I secretly hold onto the hope that one day I'll bump into you, all will be forgiven, and we can start being friends again. I've accepted the reality that this isn't going to happen, but I never want you to think you would be insulted or belittled if you did reappear.

I look forward to following your progress through this crazy beautiful life via social media, and tidbits from mutual friends. I hope one day your kids hear stories about me, and can tell you and I had a bond that endured many adventures. I hope you tell them kind things about me and use us as a lesson that while some friends are forever, some aren't and there is nothing wrong with that.

Just know I pray for your happiness, I wish nothing but good things for you, and I hope you found some other amazing best friends like I did.

Sincerely,

That girl who used to be in all your pictures

SEE ALSO: 8 Things You Realize After High School

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18 Things That Happen When You Get A Good Roommate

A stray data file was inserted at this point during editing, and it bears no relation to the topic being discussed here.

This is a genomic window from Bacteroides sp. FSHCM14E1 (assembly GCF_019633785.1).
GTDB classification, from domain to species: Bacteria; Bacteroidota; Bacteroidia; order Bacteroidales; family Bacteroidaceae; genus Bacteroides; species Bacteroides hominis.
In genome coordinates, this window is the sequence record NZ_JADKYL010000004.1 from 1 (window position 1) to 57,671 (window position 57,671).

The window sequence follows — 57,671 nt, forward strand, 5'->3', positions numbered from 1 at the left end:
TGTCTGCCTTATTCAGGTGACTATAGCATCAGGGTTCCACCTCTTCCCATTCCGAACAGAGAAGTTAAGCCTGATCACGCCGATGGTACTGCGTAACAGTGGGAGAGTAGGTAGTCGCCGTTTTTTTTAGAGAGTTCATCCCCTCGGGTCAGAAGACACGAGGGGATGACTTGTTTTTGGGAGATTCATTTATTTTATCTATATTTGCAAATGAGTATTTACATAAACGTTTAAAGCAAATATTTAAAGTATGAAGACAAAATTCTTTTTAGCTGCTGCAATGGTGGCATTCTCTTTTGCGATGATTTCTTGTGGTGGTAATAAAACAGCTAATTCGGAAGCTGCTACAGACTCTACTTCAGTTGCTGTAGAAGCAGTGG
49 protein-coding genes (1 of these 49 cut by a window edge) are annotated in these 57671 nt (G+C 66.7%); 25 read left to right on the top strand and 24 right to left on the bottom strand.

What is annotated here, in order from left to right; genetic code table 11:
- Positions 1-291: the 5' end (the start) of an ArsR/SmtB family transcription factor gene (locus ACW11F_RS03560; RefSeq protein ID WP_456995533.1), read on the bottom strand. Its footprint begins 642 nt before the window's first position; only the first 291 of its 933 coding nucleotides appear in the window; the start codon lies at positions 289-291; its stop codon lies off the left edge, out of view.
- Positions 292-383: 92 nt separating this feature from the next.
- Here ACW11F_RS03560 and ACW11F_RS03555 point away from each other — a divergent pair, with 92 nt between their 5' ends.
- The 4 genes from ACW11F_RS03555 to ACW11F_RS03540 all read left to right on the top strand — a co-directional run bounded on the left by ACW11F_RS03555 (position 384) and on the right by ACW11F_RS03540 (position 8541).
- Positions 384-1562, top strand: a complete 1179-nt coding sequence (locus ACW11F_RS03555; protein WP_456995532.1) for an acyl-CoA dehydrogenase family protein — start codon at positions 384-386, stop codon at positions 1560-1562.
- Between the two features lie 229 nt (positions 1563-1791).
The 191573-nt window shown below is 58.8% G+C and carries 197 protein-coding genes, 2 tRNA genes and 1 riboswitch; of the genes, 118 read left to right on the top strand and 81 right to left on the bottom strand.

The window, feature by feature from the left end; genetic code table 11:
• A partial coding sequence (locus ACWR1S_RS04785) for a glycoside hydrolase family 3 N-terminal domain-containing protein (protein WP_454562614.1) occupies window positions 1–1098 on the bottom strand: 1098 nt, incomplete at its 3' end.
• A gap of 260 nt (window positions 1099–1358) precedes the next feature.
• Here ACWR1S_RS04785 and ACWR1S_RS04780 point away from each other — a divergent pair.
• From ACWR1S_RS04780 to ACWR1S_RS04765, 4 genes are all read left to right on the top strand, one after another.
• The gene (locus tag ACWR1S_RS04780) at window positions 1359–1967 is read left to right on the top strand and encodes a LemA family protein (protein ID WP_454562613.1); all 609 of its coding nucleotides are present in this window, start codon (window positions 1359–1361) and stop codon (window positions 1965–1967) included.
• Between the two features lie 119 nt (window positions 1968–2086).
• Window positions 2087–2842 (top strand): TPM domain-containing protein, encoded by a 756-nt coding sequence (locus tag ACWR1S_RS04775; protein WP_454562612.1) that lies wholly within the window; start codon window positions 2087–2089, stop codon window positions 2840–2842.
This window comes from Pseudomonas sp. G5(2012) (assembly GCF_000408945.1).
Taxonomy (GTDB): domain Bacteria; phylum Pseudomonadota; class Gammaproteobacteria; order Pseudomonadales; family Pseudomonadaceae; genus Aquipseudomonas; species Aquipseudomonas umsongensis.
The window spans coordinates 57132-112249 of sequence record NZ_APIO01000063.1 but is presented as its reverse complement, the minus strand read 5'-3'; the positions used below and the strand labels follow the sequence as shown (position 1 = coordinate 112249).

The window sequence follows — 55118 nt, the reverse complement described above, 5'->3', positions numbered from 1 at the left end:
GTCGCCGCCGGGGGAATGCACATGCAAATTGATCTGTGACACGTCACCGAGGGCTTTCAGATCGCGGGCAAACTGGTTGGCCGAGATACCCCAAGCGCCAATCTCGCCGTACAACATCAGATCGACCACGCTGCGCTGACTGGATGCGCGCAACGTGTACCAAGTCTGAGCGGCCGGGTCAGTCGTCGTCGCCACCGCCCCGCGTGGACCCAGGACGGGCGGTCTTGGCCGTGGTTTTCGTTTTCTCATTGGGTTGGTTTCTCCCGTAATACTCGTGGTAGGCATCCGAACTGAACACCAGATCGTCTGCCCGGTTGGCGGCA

Not every roommate story is a bad one.
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Whenever you hear about roommate stories, they're almost never good, and they usually scare you into never wanting a roommate. "Did you hear her roommate steals her clothes?" "Her roommate doesn't shower!" "Wow, her roommate doesn't talk at all, and doesn't do laundry." From what I hear, there are more bad stories than good. That is why I consider myself lucky, because my roommate is nothing like one of those bad stories. When life hands you a good roommate after talking to about 40 girls through Facebook, a few things happen.

1. You always have someone to talk to.

2. You know each other's schedules, and whenever you both have a break is an exciting time.

3. You'll never have to dance alone.


4. You always have someone to do something with, even if it's just walking down the hall.

5. You both look out for each other, because this is your first time without your parents.

6. You always have a shoulder to lean on when things get tough.

7. Borrowing each other's things is a daily thing.

8. You TRY to help with each other's homework and assignments.

9. They're encouraging when it comes to boys. (Unless they're a f*ckboy.)

10. They're your biggest support system and your personal cheerleader.

11. They never forget to wish you luck on a big exam.

12. They accept how gross you are in the morning and not so pleasant sometimes.

13. You both know each other's favorite and least favorite things.

14. Leaving each other notes saying goodbye before class if you don't see them is normal.

15. Saying goodbye for breaks is upsetting.